If you’re even slightly into urban travel, urban planning and the issues revolving around urban environments, liveable cities and commuting, you’ve probably heard the term “last mile travel” quite a bit. In case you’ve been too afraid to ask what it actually means, there really is no shame. The last mile is quite a tricky term deriving from several different fields of life, which consequently adds to the confusion. Worry not, we’re here to simplify the term for you and provide some insight into last mile travel in cities.
From telecommunications to commerce to public transit.
The term “last mile” was first used in the context of telecommunications, when referring to the final leg of the telecommunications networks that deliver services to customers. For example, copper wire lines connecting landline phones to the local telephone exchange. Yes, the term actually dates back to the ye-olde time when people still used landlines.
When the term “last mile” got popular in the transport sector, it referred to the movement of goods from a high-capacity freight station or port to their final destination (either retail stores, restaurants, other businesses etc). Fun fact about the last leg of the supply chain —
The last mile is always the least efficient part, comprising up to 28% of the total cost to move goods.
Today, last mile travel as a term has gained popularity outside the more technical commerce and logistics sector. But it more or less still means the same thing in urban travel. It is simply the last leg of people’s travels within a city — be it after they park their car, come off a bus or metro or simply do a quick trip to the corner shop, a cafe for coffee etc. If you’re living in a city, chances are on a daily basis you do travel the last mile.
And consequently, you might be experiencing the last mile problem. The term itself has a kind of a problematic connotation to it, leading to another popular term “last mile problem”. Reason being, that traveling that last mile often refers to the difficulty of urban commuting. But why?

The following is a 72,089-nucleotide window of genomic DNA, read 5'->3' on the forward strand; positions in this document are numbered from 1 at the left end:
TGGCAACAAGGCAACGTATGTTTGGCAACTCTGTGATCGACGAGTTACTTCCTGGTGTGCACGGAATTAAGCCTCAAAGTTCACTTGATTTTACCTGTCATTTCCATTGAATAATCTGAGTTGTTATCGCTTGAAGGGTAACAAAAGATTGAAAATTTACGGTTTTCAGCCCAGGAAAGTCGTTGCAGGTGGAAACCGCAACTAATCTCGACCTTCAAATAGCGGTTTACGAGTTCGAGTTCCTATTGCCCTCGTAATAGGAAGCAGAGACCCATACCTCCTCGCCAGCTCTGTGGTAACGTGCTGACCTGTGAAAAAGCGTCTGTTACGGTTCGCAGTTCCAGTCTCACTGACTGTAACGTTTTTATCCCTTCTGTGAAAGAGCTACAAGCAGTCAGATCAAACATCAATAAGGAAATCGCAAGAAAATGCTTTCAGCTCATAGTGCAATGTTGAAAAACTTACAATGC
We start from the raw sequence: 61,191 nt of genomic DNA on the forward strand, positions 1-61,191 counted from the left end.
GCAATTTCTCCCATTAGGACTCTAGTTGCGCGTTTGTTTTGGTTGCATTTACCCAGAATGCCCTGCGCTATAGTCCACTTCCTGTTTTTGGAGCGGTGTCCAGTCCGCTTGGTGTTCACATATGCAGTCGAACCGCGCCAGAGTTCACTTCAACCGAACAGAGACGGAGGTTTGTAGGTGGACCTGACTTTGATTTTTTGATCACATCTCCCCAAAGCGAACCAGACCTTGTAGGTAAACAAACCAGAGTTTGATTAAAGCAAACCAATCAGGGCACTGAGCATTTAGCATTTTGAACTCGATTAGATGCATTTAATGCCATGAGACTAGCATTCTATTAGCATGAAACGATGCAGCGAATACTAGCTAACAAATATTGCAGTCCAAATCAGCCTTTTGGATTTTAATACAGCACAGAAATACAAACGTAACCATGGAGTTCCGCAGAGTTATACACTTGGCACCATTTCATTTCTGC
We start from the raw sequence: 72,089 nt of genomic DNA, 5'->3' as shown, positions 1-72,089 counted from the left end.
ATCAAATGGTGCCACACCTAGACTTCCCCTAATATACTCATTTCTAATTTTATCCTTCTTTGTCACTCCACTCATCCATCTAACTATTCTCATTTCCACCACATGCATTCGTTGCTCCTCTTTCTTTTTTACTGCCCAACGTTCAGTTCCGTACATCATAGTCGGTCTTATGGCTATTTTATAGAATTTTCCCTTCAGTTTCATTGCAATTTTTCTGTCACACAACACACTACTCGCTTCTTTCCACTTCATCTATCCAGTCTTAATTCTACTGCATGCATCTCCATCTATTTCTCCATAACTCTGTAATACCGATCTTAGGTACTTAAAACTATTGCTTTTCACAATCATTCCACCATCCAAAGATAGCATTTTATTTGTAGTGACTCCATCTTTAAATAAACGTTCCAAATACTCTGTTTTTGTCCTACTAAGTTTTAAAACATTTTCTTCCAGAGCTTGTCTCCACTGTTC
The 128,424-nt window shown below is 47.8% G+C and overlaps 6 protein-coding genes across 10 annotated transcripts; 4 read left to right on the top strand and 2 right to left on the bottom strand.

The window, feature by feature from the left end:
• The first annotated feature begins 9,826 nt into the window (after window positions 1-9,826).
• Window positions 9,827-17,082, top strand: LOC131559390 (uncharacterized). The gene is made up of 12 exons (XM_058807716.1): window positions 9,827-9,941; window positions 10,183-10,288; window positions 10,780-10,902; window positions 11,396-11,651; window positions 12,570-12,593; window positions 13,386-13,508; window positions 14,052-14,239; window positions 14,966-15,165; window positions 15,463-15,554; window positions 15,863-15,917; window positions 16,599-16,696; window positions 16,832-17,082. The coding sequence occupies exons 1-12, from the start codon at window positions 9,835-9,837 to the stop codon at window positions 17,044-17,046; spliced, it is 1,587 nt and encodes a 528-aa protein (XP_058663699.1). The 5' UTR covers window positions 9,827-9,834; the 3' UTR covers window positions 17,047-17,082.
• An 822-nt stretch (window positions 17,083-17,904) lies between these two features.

Why is the last mile so difficult?
The last mile problem, at its core, is quite a simple one — public transport doesn’t take us exactly where we need to go, parking is not always available everywhere we go, owning a car or any kind of vehicle is not always possible or even reasonable. And walking is not always the quickest or the most convenient way to move around the city.
More often than not, we see that our cities are built for vehicles rather than for people.
Residential areas are far from businesses and important infrastructure. City streets seem to take unexplained turns to highways or further away from where you actually need to go. We end up with a problem of difficult commutes, which root cause is the problem of how to travel the last or the first mile in a way that it saves us time and effort. This leads me to my second point…
The path of least resistance
What’s the easiest way to solve any urban travel related problem — you’d think it’s owning a car, right? Wrong. It’s perhaps the worst thing you could do both for yourself personally, for the environment, for your fellow citizens as well as to the economy as a whole.
Did you know, that by 2030, traffic congestion in the US will cost the economy a whopping $180 billion, to which the last mile problem and unnecessary amount of cars hugely contributes to?
The second unfortunate solution is the rising usage of the ride-sharing apps like Lyft and Uber, who seemingly offer the comforts of owning a car but in reality, add to the chaos in urban travel. How often have you found yourself sitting in traffic in any car, thinking to yourself, walking would have been quicker? How often have you taken a taxi or an Uber ride, just because they’re so readily available and affordable?
But more cars is not a solution to the last mile problem or to urban travel difficulties in general, not in any form. Quite the opposite — cars are so easy to use in a city.
Unless using and driving cars gets more difficult in cities, nothing is going to change, because human nature is to take the path of least resistance.
Another solution is to change our perceptions and attitudes towards the kind of cities, we’d love to live in and which kind of modes of transport we should use.
Exploring solutions that work
E-bikes, any electric vehicles, better bicycle infrastructure, bike-share facilities, more walking, smart cities, better urban planning, you mention it. There are so many better alternatives to tackle the last mile travel issue. If we explored alternative options to cars and taxis and other unsustainable vehicles, perhaps we could direct the debate of the “last mile problem” to a discussion on the possibilities of last mile travel.
Sit back and check back to our blog soon, we’ll be exploring these options and all the ins and out of last mile as well as urban travel in more detail. Also, don’t be shy to share your experiences with last mile travel and opinion on how to best tackle problems relating to it.